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J Immunol. 2008 Oct 15;181(8):5481-9.

NKG2D is critical for NK cell activation in host defense against Pseudomonas aeruginosa respiratory infection.

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Department of Environmental Health, Division of Environmental Genetics and Molecular Toxicology, University of Cincinnati College of Medicine, Cincinnati, OH 45267, USA.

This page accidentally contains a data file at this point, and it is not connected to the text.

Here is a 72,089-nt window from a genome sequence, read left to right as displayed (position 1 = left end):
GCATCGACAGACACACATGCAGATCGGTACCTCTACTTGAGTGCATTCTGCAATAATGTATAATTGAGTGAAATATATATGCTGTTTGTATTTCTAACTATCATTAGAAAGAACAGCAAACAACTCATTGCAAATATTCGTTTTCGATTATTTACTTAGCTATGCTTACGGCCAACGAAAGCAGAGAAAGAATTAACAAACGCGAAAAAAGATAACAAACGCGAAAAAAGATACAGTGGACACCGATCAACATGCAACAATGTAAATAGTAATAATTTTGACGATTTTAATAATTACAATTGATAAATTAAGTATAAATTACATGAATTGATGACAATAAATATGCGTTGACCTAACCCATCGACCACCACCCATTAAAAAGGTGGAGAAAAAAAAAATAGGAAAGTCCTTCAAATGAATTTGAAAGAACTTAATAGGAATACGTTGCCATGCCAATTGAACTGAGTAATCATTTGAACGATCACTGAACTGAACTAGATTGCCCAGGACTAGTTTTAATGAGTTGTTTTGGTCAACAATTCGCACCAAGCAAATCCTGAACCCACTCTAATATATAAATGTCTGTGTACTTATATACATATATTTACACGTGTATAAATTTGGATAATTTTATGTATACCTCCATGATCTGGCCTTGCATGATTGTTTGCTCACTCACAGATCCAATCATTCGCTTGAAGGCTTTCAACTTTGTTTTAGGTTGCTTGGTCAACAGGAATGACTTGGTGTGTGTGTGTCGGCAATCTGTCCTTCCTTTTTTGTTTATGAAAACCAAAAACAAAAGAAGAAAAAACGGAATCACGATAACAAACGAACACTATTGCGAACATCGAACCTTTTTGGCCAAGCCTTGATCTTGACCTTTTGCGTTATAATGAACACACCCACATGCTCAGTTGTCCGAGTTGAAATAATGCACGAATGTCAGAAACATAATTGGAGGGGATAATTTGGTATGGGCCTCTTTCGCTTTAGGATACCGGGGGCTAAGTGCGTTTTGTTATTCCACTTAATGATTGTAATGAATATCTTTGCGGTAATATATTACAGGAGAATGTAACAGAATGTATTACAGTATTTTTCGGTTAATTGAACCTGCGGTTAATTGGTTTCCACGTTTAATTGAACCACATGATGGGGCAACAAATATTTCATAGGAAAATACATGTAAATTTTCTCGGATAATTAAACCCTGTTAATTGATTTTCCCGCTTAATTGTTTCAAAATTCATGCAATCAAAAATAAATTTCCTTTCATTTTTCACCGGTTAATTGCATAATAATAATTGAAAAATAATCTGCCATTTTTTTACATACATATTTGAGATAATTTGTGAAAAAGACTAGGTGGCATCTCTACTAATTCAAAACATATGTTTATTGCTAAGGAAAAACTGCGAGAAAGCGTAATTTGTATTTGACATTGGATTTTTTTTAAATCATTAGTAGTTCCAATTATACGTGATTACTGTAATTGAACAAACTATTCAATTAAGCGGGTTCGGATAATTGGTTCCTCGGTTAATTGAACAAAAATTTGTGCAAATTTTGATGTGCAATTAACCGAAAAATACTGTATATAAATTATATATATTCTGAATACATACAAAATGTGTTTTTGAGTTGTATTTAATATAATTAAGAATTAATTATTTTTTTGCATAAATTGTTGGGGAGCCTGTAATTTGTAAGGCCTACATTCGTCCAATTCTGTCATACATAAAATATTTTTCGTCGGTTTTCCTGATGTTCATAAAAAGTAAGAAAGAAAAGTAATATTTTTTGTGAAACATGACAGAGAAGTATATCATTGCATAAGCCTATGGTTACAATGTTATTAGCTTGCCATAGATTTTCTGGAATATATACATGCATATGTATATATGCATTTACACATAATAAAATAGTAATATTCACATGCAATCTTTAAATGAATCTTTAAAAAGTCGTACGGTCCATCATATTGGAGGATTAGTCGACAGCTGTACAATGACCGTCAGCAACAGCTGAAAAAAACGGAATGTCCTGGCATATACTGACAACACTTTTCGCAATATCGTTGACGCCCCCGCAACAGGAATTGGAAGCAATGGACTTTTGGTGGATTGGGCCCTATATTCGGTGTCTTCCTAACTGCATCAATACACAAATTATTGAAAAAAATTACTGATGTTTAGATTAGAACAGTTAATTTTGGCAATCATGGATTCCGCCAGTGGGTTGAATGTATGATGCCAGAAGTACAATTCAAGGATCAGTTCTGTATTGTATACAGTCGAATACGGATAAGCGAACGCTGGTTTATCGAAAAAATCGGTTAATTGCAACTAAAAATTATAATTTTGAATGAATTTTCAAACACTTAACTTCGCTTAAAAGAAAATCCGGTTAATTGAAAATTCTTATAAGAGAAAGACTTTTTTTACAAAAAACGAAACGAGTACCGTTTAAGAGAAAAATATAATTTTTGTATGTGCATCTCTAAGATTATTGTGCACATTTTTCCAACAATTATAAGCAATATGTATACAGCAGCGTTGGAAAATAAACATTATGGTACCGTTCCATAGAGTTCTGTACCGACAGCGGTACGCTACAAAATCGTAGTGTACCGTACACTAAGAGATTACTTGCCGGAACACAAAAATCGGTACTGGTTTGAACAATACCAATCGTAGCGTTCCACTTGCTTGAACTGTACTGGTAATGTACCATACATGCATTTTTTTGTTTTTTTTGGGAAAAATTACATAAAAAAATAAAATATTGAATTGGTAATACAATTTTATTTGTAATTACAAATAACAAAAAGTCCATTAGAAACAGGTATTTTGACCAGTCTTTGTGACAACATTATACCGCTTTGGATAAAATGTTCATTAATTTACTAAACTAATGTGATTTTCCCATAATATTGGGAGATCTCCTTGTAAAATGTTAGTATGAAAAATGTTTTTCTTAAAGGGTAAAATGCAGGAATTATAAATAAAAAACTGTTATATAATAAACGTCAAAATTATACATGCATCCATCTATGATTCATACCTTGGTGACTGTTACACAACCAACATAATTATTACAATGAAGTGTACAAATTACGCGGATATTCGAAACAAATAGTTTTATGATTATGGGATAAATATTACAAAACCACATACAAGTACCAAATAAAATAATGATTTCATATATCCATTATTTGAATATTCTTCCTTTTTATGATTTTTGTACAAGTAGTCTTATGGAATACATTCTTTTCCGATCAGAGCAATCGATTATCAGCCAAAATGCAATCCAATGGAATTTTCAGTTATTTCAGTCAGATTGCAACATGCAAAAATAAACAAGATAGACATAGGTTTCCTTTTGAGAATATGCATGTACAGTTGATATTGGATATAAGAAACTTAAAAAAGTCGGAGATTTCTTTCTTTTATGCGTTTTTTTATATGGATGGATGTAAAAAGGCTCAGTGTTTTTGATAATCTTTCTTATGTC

Pseudomonas aeruginosa is a major cause of nosocomial respiratory infections. The eradication of P. aeruginosa from the lung involves the orchestrated actions of the pulmonary epithelium and both resident and recruited immune cells. The NKG2D receptor is constitutively expressed on the surface of circulating and tissue-resident NK cells (and other cytotoxic lymphocytes), and is capable of controlling NK cell activation and production of cytokines, such as IFN-gamma via interactions with ligands expressed on the surface of stressed cells. Previously, we demonstrated that NKG2D mediates pulmonary clearance of P. aeruginosa. In the present study, we investigated the cellular and molecular mechanisms of NKG2D-mediated clearance of P. aeruginosa using a novel transgenic mouse model of doxycycline-inducible conditional expression of NKG2D ligands (retinoic acid early transcript 1, alpha) in pulmonary epithelial cells. NKG2D ligand expression in this model increased pulmonary clearance, cellular phagocytosis, and survival following P. aeruginosa respiratory infection. Additionally, NK cell sensitivity to ex vivo LPS stimulation was greater in lung cells isolated from naive transgenic mice administered doxycycline. We also showed that NK cells are the primary source of lymphocyte-derived IFN-gamma in response to P. aeruginosa respiratory infection. Significantly, we demonstrated that NKG2D is critical to the nonredundant IFN-gamma production by pulmonary NK cells following acute P. aeruginosa infection. These results represent the principal report of NKG2D-mediated activation of lung NK cells following respiratory infection with an opportunistic pathogen and further establish the importance of NKG2D in the host response against P. aeruginosa respiratory infection.

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